Tuesday March 4th 1806.

the Anchovey is so delicate that they soon become tainted unless pickled or smoked.

they coock their sturgeon by means of vapor or steam.
Meriwether Lewis

Locally, eulachon are called smelt. These are also called Candlefish.
Learn more: Wikipedia | Wikimedia Commons

Eulachon (Thaleichthys pacificus)

Pile of small silver fish

Photo courtesy of National Oceanic and Atmospheric Administration

Tuesday March 4th 1806.

It rained hard all last night, & continued the same during the whole of this day.
Nothing material happened at the fort worth mentioning.
-Meriwether Lewis-

Photo date: April 1, 2009

Fort Clatsop

Looking out the fort door with rain drops falling

Photo taken with permission at Lewis and Clark National Historic Park, Fort Clatsop.

Tuesday March 4th 1806.

they coock their sturgeon by means of vapor or steam...
a bisk fire is kindled on which a parcel of stones are lad....
the sturgeon which had been previously cut into large fletches is now laid on the hot stones;
a parsel of small boughs of bushes is next laid on and a second course of the sturgeon....
it is next covered closely with matts and water is poared in such manner as to run in among the hot stones and the vapor arrising being confined by the mats, cooks the fish.
the whole process is performed in an hour, and the sturgeon thus cooked is much better than either boiled or roasted.
-Meriwether Lewis-

Smoked Sturgeon

Juicy fatty fish meat

Tuesday March 4th 1806.

The turtle dove and robbin are the same of our country and are found as well in the plain as open country.
-Meriwether Lewis-

Learn more: Wikipedia | Wikimedia Commons

Mourning dove (Zenaida macroura)

Small bird with feathers in grays and whites.

Photo ©2005 Mdf. Permission via the GNU Free Documentation License.

Tuesday March 4th 1806.

the Columbian robbin heretofore discribed seems to be the inhabitant of the woody country exclusively.
-Meriwether Lewis-

Learn more: Wikipedia | Wikimedia Commons

Varied thrush (Zoothera naevia)

Very small bird with orange front and black highlights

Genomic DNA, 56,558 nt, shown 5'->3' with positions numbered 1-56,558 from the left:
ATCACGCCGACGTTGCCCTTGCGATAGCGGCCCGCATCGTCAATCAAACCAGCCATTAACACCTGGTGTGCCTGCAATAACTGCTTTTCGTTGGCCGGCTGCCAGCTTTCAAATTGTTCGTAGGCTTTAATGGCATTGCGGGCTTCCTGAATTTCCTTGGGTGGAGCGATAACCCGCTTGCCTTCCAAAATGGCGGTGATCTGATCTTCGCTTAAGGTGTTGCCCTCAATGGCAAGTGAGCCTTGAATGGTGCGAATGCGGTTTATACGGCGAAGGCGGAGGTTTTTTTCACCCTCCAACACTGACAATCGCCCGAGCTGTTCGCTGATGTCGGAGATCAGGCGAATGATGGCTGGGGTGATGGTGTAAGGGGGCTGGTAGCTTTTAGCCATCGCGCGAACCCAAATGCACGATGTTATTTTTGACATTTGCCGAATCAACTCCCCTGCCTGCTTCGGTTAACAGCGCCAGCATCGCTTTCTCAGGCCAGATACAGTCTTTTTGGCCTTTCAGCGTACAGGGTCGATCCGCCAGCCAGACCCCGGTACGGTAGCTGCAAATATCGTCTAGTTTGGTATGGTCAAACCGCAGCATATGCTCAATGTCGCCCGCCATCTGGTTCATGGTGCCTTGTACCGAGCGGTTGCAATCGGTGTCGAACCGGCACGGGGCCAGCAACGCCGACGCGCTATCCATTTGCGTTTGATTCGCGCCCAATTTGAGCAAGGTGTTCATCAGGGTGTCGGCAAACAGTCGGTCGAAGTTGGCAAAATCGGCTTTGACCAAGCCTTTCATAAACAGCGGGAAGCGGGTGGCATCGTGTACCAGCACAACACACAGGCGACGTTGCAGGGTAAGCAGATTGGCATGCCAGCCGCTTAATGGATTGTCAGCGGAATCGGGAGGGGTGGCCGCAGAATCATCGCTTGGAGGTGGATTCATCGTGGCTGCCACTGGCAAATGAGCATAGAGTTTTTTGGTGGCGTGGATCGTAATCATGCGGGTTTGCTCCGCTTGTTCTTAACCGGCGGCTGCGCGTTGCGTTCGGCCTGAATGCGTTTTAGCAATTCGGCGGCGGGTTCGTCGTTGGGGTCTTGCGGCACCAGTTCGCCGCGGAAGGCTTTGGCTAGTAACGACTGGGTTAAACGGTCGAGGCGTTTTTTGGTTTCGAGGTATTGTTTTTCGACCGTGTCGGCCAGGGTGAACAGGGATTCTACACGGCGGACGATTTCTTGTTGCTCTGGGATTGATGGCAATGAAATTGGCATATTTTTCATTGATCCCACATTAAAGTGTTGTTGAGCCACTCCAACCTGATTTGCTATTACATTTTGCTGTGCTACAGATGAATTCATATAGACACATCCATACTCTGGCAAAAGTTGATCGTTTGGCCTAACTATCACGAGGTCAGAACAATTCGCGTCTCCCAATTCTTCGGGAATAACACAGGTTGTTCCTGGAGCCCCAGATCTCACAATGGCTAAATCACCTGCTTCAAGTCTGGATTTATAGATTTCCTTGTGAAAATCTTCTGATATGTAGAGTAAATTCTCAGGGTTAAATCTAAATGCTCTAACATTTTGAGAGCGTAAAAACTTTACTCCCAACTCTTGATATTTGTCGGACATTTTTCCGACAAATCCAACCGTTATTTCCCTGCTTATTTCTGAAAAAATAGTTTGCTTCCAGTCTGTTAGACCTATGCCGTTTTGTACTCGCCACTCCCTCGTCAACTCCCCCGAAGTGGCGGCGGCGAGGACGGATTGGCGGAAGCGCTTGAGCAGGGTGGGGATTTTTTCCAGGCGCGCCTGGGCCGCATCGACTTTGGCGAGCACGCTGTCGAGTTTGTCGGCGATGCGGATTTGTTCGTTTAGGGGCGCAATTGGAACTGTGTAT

Photo ©2007 Walter Siegmund. Permission via the GNU Free Documentation License.

Tuesday March 4th 1806.

The Magpy is most commonly found in the open country and are the same with those formerly discribed on the Missouri.
-Meriwether Lewis-

Learn more: Wikipedia | Wikimedia Commons

Black-billed magpie (Pica hudsonia)

Very small bird with orange front and black highlights

Photo ©2009 Dick Daniels. Permission via the GNU Free Documentation License.

Tuesday March 4th 1806.

the large woodpecker or log cock, the lark woodpecker and the small white woodpecker with a read head are the same with those of the Atlantic states and are found excelusively in the timbered country.
-Meriwether Lewis-

Learn more about the Pileated Woodpecker (log cock): Wikipedia | Wikimedia Commons

Learn more about the Northen flicker (lark woodpecker): Wikipedia | Wikimedia Commons

Learn more about the Red-breasted Sapsucker: Wikipedia | Wikimedia Commons

Pileated Woodpecker (Dryocopus pileatus)
Northern Flicker (Colaptes auratus)
Red-breasted Sapsucker (Sphyrapicus ruber)

Side-by-side comparision of three birds

Pileated Woodpecker: Photo ©2004 Lorax. Permission via the Creative Commons 3.0 License.

Northern Flicker: Photo ©2006 by unknown. Permission granted by Nature's Pics.

Red-breasted sapsucker: Photo created by Dave Menke of the U.S. Fish and Wildlife Service.

Tuesday March 4th 1806.

The blue crested Corvus and the small white breasted do have been previously discribed and are the natives of a piney country invariably, being found as well on the rocky mountains as on this coast.
-Meriwether Lewis-

Learn more about the Stellar's jay: Wikipedia | Wikimedia Commons

Learn more about the Gray jay: Wikipedia | Wikimedia Commons

Stellar's Jay (Cyanocitta stelleri)
Gray Jay (Perisoreus canadensis)

Two very different types of Jays compared

Stellars jay: Photo ©2006 by unknown. Permission via the Creative Commons 3.0 License.

Gray jay: Photo ©2007 by Alan D. Wilson. Permission via the Creative Commons 3.0 License.

Tuesday March 4th 1806.

the lark is found in the plains only and are the same with those before mentioned on the Missouri, and not very unlike what is called in Virginia the old field lark.
-Meriwether Lewis-

Learn more: Wikipedia | Wikimedia Commons

Western meadowlark (Sturnella neglecta)

Bird with bright yellow front

Photo ©2008 Kevin Cole. Permission via the Creative Commons 2.0 License.

Tuesday March 4th 1806.

The large blueish brown or sandhill Crain are found in the valley of the Rocky mountains in Summer and Autumn where they raise their young, and in the winter and begining of spring on this river below tidewater and on this coast.
they are the same as those common to the Southern and Western States where they are most generally known by the name of the Sandhill crain.
-Meriwether Lewis-

Learn more: Wikipedia | Wikimedia Commons

Sandhill Crane (Grus canadensis)

Three large tan birds in flight

Photo ©2006 Jerry Friedman. Permission via the GNU Free Documentation License.

Tuesday March 4th 1806.

there are two species of the fly-catch, a small redish brown species with a short tail, round body, short neck and short pointed beak.
they have some fine black specks intermixed with the uniform redish brown.
this the same with that which remains all winter in Virginia where it is sometimes called the wren.
-Meriwether Lewis-

Learn more: Wikipedia | Wikimedia Commons

Winter wren (Troglodytes hiemalis)

Small bird colored with tans, reds, and browns

Photo ©2007 Paul Stein. Permission via the Creative Commons 2.0 License.